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Mira and the Sea Peoples
Topic Started: Dec 19 2017, 10:26 PM (370 Views)
George Nicolaides
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An inscription allegedly showing that the Anatolian kingdom of Mira led the Sea Peoples Confederation that decimated the Near East the the end of the Bronze Age is discussed in this news article,

http://www.dailymail.co.uk/sciencetech/article-4963386/3-200-year-old-slab-tells-Trojan-prince-Sea-People.html

and more fully in the Journal Talanta,

http://www.talanta.nl/wp-content/uploads/2017/12/TAL-50-Zangger-Woudhuizen-7-XII-17.pdf

The inscription has yet to be fully authenticated. Has anyone heard of this?

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Matthew Amt
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Yeah, that's been going around, and I'm dubious at best. According to what I've read, the whole story is really shaky. And just what it supposedly says is the very definition of "too good to be true"--if you were to fantasize about the PERFECT archeological find to PROVE all the theories about the Trojan War and Homeric heroes and "Sea People", this would be it. It's been my experience that archeology like that just doesn't happen.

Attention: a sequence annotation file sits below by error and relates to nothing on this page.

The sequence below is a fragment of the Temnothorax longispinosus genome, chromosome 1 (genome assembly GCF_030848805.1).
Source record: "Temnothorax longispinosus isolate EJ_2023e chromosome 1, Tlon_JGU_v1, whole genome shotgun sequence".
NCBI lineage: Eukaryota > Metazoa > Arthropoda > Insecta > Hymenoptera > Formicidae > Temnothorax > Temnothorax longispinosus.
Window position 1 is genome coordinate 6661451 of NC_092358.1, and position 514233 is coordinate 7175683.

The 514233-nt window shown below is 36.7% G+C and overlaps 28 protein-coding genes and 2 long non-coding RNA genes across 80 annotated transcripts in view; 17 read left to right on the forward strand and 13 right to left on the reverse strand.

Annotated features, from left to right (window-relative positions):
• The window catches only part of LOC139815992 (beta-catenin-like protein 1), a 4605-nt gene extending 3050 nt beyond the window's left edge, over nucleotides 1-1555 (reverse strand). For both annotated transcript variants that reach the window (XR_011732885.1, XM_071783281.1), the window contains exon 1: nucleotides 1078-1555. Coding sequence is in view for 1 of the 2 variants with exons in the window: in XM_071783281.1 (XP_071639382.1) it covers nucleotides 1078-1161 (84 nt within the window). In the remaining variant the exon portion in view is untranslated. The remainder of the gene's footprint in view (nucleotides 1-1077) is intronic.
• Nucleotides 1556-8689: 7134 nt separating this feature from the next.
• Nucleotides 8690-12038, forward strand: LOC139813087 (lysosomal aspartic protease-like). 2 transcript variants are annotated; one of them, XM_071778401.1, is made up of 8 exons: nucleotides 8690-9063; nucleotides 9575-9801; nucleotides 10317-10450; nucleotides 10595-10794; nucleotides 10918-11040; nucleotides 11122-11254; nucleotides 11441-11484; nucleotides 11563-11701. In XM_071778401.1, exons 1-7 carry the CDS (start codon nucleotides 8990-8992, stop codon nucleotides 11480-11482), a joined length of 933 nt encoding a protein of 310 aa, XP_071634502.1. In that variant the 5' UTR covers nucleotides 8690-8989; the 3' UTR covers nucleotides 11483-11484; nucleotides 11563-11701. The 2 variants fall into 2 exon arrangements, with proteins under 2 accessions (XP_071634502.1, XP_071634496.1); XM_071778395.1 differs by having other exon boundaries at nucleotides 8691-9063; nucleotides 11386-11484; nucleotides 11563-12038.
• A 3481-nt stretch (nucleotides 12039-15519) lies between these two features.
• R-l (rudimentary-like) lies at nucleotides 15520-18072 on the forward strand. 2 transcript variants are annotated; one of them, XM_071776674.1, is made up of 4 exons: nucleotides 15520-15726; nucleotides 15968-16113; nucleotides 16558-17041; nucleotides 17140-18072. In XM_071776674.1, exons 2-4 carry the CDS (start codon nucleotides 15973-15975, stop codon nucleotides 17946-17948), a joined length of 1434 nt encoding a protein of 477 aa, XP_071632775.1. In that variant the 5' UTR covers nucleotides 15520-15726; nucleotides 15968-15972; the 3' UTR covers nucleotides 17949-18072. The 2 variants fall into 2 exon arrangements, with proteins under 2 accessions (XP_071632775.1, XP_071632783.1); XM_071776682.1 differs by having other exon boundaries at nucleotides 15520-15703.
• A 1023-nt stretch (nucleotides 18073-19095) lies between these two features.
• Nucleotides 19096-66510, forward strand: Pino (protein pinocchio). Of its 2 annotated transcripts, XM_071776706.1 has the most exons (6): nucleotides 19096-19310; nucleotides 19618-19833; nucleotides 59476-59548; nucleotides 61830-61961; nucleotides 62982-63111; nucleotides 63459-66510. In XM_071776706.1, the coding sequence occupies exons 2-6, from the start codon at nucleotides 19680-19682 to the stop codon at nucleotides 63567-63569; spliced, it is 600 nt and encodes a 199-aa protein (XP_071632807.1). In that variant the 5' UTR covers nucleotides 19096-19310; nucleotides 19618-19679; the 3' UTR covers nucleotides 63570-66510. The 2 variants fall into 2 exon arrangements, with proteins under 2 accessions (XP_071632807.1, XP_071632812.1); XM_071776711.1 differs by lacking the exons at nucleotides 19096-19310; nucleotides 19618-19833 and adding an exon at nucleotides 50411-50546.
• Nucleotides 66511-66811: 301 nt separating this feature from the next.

Matthew
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Dan Howard
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This is starting to look like a fake. It was written by someone who had a very poor understanding of the language.
Edited by Dan Howard, Dec 21 2017, 12:12 AM.
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Brock H
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The original inscription was destroyed, working off copies, all the original investigators have died--those are things that raise red flags. I'd say its fake unless and until overwhelming evidence otherwise is found.
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R. P. Samulka
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Hello again everyone. I guess it's time for my decennial comment on this forum. I was one of the original members back in the beginning but I think that in all this time I've only ever sent one or two comments in. I've been off the forum for some months due to some computer problems, but imagine my surprise when I came back on a few days ago to discover that there was a comment stream about a paper that I had just downloaded and had been studying for only a day or so.